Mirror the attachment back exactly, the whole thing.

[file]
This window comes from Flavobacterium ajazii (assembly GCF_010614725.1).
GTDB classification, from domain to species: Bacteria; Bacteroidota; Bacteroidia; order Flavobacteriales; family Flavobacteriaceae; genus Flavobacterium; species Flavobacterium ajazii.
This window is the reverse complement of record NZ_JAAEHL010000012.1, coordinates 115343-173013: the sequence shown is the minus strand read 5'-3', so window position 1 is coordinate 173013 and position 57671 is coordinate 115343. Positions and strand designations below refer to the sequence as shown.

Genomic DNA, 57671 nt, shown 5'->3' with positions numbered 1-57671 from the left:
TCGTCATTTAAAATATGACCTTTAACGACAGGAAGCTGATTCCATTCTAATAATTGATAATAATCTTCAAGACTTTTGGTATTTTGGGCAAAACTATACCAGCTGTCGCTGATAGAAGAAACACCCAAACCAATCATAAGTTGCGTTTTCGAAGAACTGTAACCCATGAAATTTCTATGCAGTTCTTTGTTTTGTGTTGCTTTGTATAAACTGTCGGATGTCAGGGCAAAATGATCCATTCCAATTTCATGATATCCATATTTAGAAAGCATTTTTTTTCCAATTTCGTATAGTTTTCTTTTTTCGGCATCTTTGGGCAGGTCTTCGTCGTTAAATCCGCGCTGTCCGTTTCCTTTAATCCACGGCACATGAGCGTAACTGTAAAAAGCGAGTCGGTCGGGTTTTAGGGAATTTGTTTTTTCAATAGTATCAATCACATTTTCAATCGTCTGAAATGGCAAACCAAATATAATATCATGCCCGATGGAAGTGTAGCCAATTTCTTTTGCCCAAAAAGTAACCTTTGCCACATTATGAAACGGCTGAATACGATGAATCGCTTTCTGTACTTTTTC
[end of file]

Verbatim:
This window comes from Flavobacterium ajazii (assembly GCF_010614725.1).
GTDB classification, from domain to species: Bacteria; Bacteroidota; Bacteroidia; order Flavobacteriales; family Flavobacteriaceae; genus Flavobacterium; species Flavobacterium ajazii.
This window is the reverse complement of record NZ_JAAEHL010000012.1, coordinates 115343-173013: the sequence shown is the minus strand read 5'-3', so window position 1 is coordinate 173013 and position 57671 is coordinate 115343. Positions and strand designations below refer to the sequence as shown.

Genomic DNA, 57671 nt, shown 5'->3' with positions numbered 1-57671 from the left:
TCGTCATTTAAAATATGACCTTTAACGACAGGAAGCTGATTCCATTCTAATAATTGATAATAATCTTCAAGACTTTTGGTATTTTGGGCAAAACTATACCAGCTGTCGCTGATAGAAGAAACACCCAAACCAATCATAAGTTGCGTTTTCGAAGAACTGTAACCCATGAAATTTCTATGCAGTTCTTTGTTTTGTGTTGCTTTGTATAAACTGTCGGATGTCAGGGCAAAATGATCCATTCCAATTTCATGATATCCATATTTAGAAAGCATTTTTTTTCCAATTTCGTATAGTTTTCTTTTTTCGGCATCTTTGGGCAGGTCTTCGTCGTTAAATCCGCGCTGTCCGTTTCCTTTAATCCACGGCACATGAGCGTAACTGTAAAAAGCGAGTCGGTCGGGTTTTAGGGAATTTGTTTTTTCAATAGTATCAATCACATTTTCAATCGTCTGAAATGGCAAACCAAATATAATATCATGCCCGATGGAAGTGTAGCCAATTTCTTTTGCCCAAAAAGTAACCTTTGCCACATTATGAAACGGCTGAATACGATGAATCGCTTTCTGTACTTTTTC